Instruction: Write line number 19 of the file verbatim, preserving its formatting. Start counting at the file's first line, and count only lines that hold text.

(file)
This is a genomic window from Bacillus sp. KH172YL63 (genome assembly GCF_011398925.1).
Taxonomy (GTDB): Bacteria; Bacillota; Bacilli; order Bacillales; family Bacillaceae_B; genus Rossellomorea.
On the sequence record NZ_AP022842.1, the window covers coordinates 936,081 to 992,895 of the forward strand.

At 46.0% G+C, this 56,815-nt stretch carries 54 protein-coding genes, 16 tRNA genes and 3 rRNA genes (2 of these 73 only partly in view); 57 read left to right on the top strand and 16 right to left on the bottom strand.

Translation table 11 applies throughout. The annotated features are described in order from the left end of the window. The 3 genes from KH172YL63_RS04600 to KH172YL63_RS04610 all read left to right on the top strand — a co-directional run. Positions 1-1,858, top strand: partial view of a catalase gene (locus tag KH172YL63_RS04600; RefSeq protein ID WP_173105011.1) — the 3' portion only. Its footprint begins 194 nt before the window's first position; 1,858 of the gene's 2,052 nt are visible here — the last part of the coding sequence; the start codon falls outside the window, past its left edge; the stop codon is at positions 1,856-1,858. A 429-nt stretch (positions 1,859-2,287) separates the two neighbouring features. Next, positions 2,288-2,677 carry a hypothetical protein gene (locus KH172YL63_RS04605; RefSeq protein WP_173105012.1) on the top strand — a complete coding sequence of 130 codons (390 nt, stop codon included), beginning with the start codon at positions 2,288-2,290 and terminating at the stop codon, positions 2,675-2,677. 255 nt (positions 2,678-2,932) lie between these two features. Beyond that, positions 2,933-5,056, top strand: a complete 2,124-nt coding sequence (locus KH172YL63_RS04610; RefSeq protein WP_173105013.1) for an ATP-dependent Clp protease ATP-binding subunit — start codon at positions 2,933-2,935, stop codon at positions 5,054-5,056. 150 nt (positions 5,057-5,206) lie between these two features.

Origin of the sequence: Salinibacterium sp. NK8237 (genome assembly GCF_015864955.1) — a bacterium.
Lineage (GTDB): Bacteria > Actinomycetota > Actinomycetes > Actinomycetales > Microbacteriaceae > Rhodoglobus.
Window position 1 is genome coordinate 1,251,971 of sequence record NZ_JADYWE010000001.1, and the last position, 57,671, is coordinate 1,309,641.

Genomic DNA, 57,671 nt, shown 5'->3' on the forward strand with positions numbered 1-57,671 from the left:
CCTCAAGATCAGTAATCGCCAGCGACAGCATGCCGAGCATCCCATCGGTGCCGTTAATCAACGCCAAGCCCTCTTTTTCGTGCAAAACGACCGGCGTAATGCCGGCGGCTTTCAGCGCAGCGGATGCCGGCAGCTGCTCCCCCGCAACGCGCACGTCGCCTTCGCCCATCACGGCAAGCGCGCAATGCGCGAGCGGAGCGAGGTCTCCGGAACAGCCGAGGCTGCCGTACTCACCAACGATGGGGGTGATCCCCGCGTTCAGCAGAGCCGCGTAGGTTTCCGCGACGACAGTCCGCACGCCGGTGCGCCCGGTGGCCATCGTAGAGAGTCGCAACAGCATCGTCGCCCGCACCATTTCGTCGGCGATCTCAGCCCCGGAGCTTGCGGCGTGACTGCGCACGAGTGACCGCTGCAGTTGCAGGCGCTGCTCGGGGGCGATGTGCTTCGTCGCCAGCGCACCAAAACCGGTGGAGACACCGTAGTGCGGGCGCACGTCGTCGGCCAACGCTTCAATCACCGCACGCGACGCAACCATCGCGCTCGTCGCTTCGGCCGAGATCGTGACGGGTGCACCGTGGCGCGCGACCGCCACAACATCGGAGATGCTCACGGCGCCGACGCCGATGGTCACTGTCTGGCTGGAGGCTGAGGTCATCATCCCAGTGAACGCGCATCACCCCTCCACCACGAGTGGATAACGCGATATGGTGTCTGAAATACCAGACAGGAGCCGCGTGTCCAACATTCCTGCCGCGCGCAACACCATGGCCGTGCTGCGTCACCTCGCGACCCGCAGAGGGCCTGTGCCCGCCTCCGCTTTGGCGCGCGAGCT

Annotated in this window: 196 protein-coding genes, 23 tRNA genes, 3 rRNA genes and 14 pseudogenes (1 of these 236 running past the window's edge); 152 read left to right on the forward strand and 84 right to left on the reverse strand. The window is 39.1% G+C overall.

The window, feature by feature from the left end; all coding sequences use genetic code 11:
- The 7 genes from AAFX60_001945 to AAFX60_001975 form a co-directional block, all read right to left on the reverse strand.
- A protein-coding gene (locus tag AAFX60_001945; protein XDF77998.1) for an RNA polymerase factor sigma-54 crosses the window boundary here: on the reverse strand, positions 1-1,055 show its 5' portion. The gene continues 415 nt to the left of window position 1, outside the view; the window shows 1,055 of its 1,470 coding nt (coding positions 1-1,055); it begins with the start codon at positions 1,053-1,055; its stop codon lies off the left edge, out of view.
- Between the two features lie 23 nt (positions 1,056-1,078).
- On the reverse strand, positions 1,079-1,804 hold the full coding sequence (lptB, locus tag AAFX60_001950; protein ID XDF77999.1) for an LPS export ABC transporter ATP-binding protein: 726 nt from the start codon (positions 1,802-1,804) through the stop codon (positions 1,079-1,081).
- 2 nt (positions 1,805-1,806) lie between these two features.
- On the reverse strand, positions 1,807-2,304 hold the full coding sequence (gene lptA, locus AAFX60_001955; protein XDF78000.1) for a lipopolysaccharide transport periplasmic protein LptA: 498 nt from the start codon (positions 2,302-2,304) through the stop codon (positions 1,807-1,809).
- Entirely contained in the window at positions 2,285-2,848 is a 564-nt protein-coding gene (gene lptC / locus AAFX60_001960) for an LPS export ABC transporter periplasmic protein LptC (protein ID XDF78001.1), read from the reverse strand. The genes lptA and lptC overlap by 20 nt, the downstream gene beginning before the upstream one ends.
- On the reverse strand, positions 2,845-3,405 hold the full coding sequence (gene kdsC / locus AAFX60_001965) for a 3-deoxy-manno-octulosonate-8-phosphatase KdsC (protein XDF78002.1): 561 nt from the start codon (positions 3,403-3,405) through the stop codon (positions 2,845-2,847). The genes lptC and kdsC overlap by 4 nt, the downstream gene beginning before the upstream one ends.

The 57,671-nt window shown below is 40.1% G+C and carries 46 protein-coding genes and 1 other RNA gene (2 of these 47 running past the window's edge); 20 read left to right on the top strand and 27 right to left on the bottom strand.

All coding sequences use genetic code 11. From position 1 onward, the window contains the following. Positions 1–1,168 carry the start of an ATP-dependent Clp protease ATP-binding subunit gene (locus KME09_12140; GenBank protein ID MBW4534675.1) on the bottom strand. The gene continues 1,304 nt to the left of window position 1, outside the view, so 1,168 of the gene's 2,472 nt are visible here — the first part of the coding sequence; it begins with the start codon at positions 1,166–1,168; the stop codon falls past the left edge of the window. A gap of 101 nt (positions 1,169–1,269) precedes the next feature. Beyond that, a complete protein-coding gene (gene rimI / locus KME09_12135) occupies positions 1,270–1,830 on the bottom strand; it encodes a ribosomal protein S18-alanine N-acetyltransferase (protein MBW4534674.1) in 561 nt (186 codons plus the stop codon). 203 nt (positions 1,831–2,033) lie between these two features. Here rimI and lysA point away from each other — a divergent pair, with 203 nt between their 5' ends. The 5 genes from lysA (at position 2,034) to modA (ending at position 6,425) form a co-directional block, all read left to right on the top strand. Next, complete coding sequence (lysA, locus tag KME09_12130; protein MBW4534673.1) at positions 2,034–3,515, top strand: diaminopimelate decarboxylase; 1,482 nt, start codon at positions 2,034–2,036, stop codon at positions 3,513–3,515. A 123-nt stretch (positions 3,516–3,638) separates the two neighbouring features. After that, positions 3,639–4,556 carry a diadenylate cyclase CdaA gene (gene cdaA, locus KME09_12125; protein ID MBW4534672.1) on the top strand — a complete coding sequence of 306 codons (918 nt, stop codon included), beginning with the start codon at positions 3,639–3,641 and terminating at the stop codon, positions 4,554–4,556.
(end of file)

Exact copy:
- Entirely contained in the window at positions 2,285-2,848 is a 564-nt protein-coding gene (gene lptC / locus AAFX60_001960) for an LPS export ABC transporter periplasmic protein LptC (protein ID XDF78001.1), read from the reverse strand. The genes lptA and lptC overlap by 20 nt, the downstream gene beginning before the upstream one ends.